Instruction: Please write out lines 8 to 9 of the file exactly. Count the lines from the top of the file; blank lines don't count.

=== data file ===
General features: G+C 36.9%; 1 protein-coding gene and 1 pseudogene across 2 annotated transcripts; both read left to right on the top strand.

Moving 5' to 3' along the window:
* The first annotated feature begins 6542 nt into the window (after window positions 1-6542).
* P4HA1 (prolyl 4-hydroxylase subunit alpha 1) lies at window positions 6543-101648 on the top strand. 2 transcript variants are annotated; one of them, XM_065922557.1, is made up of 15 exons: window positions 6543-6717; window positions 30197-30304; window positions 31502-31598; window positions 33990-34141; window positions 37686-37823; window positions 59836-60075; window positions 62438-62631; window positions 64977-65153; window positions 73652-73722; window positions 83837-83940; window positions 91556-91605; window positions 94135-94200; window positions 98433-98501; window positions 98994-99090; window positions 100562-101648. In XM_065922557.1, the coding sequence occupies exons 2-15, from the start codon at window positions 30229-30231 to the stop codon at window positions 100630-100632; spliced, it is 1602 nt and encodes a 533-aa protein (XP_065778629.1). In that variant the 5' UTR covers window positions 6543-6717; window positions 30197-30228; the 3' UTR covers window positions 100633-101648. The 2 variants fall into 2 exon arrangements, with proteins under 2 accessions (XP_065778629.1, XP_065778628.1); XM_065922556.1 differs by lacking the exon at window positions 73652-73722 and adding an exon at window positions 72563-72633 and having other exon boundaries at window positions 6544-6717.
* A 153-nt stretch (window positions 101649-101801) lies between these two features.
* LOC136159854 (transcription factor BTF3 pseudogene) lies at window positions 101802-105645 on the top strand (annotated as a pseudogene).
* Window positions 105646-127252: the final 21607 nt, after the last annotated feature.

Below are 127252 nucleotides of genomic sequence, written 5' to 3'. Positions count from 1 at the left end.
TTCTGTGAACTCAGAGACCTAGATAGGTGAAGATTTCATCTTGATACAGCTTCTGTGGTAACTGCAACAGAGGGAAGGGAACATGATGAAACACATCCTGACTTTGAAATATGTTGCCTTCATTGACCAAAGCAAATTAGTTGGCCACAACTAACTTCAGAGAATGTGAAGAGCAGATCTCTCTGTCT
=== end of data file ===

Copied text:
Below are 127252 nucleotides of genomic sequence, written 5' to 3'. Positions count from 1 at the left end.
TTCTGTGAACTCAGAGACCTAGATAGGTGAAGATTTCATCTTGATACAGCTTCTGTGGTAACTGCAACAGAGGGAAGGGAACATGATGAAACACATCCTGACTTTGAAATATGTTGCCTTCATTGACCAAAGCAAATTAGTTGGCCACAACTAACTTCAGAGAATGTGAAGAGCAGATCTCTCTGTCT